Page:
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Get Organized - Having an efficient and effective play calling system can help maximize your offensive potential.

by: Rich Holzer
Head Coach, Meade High School (MD)
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As the offensive coordinator, there are many ways to organize your play calls. After six years as an offensive coordinator, I have experimented with several formats to find what works for me. What I have settled on is a format that is flexible in games and helpful in game planning on the weekends.

When structuring my call sheet, the first thing I did was to create landmark calls. We broke the field down by zones, similar to what air raid teams do. But we decided to get more specific and have calls for the different yards lines within each zone. At first, we attempted to break it down further by hash mark but found that it overloaded our QBs, who typically play both ways. Our zones of the field are as follows:

•  0-10 = Coming Off
•  10-30 = Yellow Zone
•  30-30 = Open Field
•  30-20 = Orange Zone
•  20-10 = Red Zone
•  10-5 = Green Zone
•  5 and In = Goal Line

In addition, we break our call sheet down by situation. We try to carry calls for the following situations:

•      Openers
•      Drive Starters
•      1st Down Calls
•    3rd Downs (short, medium, long and
    extra long)
•      4th Down (short, medium and long)
•      2-Point Plays
•      Shots
•      Gadgets
•      Screens

    We also designate specific colors for plays designed for our playmakers. We try and create three plays per athlete to get them the ball (See Chart 1).
Our actual plays are divided into various categories (Chart 2).

•  Zone – zone is our inside zone concept and is a vertical push zone concept. Our intent is to pound double teams and displace the defensive line. This is an A gap backside run.

•  Stretch – this is our horizontal zone stretch concept. We are looking to get the defensive front moving. This leads to horizontal displacement of the front, causing cut up lanes. It is a C-to A-gap run.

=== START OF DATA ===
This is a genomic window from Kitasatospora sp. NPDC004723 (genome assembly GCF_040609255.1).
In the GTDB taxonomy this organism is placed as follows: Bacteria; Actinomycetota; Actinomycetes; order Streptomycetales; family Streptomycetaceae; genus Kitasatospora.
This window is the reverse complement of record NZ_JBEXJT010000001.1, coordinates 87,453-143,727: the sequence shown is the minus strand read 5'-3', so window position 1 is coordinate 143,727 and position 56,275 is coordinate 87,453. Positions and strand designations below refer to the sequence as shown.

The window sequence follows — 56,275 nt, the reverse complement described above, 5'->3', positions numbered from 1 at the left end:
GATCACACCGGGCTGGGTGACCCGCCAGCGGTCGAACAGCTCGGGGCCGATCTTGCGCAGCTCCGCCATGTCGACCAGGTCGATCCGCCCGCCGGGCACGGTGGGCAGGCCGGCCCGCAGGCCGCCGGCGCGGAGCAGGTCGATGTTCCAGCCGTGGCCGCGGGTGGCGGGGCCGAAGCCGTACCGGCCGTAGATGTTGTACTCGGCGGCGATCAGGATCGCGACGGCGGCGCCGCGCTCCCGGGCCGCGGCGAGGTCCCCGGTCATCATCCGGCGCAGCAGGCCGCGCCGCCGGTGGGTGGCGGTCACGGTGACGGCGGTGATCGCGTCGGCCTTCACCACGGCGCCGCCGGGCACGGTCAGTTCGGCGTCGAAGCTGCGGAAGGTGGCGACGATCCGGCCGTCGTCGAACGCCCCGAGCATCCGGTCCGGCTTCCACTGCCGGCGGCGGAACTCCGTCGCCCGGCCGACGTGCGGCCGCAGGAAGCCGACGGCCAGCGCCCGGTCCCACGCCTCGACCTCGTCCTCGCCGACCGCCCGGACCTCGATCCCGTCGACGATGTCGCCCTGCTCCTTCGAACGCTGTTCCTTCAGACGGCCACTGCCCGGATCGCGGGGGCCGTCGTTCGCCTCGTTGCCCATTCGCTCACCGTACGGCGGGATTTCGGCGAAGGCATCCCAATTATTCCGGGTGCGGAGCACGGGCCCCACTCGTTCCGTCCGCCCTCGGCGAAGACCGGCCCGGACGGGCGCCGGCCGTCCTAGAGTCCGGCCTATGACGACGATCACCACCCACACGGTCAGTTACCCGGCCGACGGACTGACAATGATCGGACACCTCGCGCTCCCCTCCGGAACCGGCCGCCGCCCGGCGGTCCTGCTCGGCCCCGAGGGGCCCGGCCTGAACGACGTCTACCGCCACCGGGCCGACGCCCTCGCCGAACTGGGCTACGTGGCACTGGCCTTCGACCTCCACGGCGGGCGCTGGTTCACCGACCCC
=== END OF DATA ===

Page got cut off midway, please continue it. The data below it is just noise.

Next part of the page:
•  Power – this is our attitude play. It’s the play we call when we need a yard. We try to create as many double teams as possible and carry them into the backside linebackers.

•  Horn – this is our pin and pull seep concept. We pull covered linemen out in front of our backs in an attempt to circle the defense.

•  Fast – these are our advantage screens on the perimeter. We are trying to get the ball to our athletes in space and force the defense to make one-on-one open field tackles.

•  Trap – we call this our counter trey.

•  Option – this play is a standard double option pitch key depending who we feel is the most difficult defender to block.

•  Naked – this includes a naked boot pass off our zone run game.

•  Boot – this play is a protected boot pass with the guard pulling out to protect the QB.

•  Pop – this is a play-action pass off of our power scheme.

•  Shallows – this is our air raid shallows crossing concept.

•  Deuce package – this is a double tight end set of plays we use to create extra gaps for the defense to defend. We attempt to cause the defense stress by attempting to out-leverage defenses through the alignment of our tight ends.

About the Author: Rich Holzer just completed his fourth season as head coach at Meade High School (MD). His teams won back to back regional titles (2012 and 2013) for the first time in school history. Holzer previously was the head coach at Parkdale High School (MD) and has also coached at Hofstra University and Archbishop Stepinac High School in White Plains, NY.

More article like this:

Coach to Coach: An Efficient and Effective Play Calling System – February, 2014
Cheat Sheets: An Effective Play Calling System – February, 2014
Game Planning Your Coaching Career – August/September, 2013


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